Art explores its animal side at two local galleries

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      The Winnipeg Alphabestiary
      At the SFU Gallery, Burnaby Campus, until July 20

      Facing the Animal
      At the Or Gallery until June 29

      As wild fauna disappear worldwide and domestic creatures increase in number—both phenomena a consequence of our greed for more and ever more possessions and consumables—animals are enjoying a renaissance in visual art. Or so it seems in two separate but complementary exhibitions. The Winnipeg Alphabestiary, on view at the Simon Fraser University Gallery in Burnaby, and Facing the Animal, at the Or Gallery in Vancouver, amuse and delight us while also examining our complex relationships with the nonhuman creatures that share our planet.

      Bestiaries, originating in medieval times, are collections of illustrations of familiar and fantastical animals, often with moral messages attached to them. In the past century, children’s literature has conflated the bestiary with the alphabet book, to create the “A is for aardvark, B is for buffalo” form of amusement and instruction. In 2005, the Winnipeg-based arts magazine Border Crossings commissioned individual alphabestiary contributions from 26 Winnipeg artists, including Wanda Koop, Marcel Dzama, Janet Werner, Michael Dumontier, Aganetha Dyck, Eleanor Bond, and Neil Farber. The resulting works have been touring the country and have now landed, like Noah’s Ark, on Burnaby Mountain.

      There’s a wondrous array of real and imaginary beasts on view, from Koop’s small painting of an unsettlingly human ape, standing upright beside a Day-Glo–orange fire, to Shaun Morin’s cartoon-cute zebra, cradling an umbrella and snoozing in a cave. These and a number of other alphabestiarial images make both implicit and explicit reference to the primordial human-animal connection. Andrew Valko’s Leopard is a photo-realist painting of a young woman in skimpy underwear trimmed with leopard-spotted fabric, lying on a leather sofa and holding an electronic image of a leopard’s face in front of her own. Erica Eyres has drawn a sorrowful dog dressed in a striped jacket, and Sarah Anne Johnson has sketched a woman in a unicorn costume, bent over and glancing backward as if waiting to be mounted. Much here is suggestive of how ancient myths and totemic beliefs about part-human, part-animal entities find contemporary expression in the sexualized marketing of animal skins and the sentimental anthropomorphizing of our creature companions.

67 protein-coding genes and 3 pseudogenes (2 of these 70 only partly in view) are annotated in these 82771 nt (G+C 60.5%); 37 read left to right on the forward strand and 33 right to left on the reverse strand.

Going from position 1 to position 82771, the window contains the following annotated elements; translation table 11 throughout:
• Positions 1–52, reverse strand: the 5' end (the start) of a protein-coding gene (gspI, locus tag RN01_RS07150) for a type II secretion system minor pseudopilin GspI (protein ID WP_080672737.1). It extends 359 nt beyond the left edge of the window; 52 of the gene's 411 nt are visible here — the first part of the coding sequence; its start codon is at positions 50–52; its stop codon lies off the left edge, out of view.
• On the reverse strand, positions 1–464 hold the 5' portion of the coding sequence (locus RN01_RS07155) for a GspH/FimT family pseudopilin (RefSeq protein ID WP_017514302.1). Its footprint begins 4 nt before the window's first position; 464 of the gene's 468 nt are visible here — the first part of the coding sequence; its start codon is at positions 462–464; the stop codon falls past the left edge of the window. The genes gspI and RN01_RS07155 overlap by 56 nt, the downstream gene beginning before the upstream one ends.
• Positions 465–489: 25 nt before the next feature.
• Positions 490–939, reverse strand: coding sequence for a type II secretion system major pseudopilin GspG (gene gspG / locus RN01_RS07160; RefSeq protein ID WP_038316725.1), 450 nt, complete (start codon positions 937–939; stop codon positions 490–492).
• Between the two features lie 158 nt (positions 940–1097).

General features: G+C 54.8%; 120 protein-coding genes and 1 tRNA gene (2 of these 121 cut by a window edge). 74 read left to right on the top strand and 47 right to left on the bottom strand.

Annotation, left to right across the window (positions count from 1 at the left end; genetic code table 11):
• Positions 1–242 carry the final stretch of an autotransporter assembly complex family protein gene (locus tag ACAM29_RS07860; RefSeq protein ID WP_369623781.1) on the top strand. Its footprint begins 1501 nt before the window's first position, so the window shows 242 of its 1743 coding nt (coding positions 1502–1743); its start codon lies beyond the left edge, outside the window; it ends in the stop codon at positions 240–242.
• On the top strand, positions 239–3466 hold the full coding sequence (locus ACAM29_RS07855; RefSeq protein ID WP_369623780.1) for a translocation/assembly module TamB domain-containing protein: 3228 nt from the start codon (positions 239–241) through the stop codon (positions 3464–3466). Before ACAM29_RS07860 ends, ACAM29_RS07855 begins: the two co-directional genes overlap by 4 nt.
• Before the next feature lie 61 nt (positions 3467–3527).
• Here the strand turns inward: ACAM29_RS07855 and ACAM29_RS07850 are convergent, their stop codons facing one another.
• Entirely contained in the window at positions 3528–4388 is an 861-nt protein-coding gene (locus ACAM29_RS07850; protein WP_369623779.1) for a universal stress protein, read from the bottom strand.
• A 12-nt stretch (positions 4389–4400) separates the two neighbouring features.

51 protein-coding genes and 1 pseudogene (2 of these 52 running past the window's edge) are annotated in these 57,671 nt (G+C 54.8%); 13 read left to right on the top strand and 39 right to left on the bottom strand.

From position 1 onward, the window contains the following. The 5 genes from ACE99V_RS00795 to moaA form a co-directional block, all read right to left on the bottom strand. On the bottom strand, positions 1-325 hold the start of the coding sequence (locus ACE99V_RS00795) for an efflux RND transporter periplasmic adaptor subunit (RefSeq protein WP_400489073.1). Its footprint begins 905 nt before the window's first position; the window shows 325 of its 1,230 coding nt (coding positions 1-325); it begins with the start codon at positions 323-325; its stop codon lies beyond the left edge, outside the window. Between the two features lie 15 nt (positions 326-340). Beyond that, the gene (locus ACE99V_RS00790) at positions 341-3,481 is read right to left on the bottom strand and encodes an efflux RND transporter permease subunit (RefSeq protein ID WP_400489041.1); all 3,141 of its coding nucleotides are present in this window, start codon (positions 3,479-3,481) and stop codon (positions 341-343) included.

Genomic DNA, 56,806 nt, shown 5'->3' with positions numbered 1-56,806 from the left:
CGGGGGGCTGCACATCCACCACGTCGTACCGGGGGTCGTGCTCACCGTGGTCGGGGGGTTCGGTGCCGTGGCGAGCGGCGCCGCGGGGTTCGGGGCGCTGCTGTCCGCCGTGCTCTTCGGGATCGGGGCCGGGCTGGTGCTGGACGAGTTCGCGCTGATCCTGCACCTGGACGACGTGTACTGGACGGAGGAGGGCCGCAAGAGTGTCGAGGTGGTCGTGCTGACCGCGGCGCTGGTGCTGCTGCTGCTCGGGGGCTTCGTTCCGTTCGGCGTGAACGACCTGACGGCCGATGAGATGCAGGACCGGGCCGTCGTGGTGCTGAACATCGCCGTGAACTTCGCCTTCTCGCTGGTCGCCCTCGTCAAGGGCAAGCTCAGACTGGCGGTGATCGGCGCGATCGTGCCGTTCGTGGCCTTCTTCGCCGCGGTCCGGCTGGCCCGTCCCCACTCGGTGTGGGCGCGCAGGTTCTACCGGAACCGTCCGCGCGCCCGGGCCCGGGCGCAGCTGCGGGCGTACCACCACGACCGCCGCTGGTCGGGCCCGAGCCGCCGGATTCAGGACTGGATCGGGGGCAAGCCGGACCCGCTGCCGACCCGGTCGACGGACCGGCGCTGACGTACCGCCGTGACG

The subject of “dog men”—of the legends of human-animal hybrids—was addressed by Toronto artist Bill Burns in a recent talk at the Or Gallery. Burns is represented along with Julie Andreyev and Mary Anne Barkhouse in Facing the Animal, a show curated by University of British Columbia MA candidate Tarah Hogue. All three artists employ dog imagery as a metaphor for our relationship with the natural world.

      Like photographer William Wegman and his famous Weimaraners, Andreyev collaborates with her two miniature poodle-schnauzer crosses, Tom and Sugi, who perform in a number of her videos. Aria, a large projection with a complex soundtrack, consists of straight-up shots of mountains, rivers, forests, and alpine meadows, which serve as the backdrop to the energetic to-ing and fro-ing of the dogs. The meadow is also the stage for Tom’s vocalizing, as he whines and yips an “aria” to the accompaniment of amplified natural sounds—birds, insects, wind, and water. Against immense images of (relatively) unspoiled wilderness, this descendant of wolves, now a designer dog, tries concertedly to communicate with his human companion, stimulating ideas about the evolution of music, art, and language across the nature-culture divide.

      Barkhouse’s mixed-media installation, Red Rover, poses wooden pull toys of black wolves and pink poodles in a standoff, set on a large map of British Columbia made out of foam play mats. The allusions to children’s games mask an extremely serious subject: the proposed Enbridge Northern Gateway pipeline and its potential to destroy habitat and ruin the fishery. The poodles are the bad guys here. They’re also reminiscent of General Idea’s camp use of the poodle as a branding device. The wolves evoke sculptor John McEwen’s silhouetted dogs, wolves, and coyotes, again symbolizing the place where nature and culture collide.

      Dogs, Boats and Airplanes by Burns is a multiyear project that includes photographs, drawings, a book, a vinyl record of choral works, and a collection of salt and pepper shakers. On view at the Or are 18 framed photos, a shelf display of kitsch shakers, and a tongue-in-cheek letter attesting to the artist’s “fragile” mental state. As the title suggests, Burns has captured a number of shots of dogs, boats, and airplanes on his travels through Europe, Latin America, and Asia. These are not heroic images but function within what the artist describes as a strategy of “radical banality”. Scruffy street dogs in Cuba, pampered purebred dogs in a window in South Korea, a mutt chained to a doghouse in a yard in Argentina, all speak to the different ways dogs are socialized in different parts of the world, Burns says. They also represent the Trickster’s way of fragmenting and reassembling everyday experience. Bravo.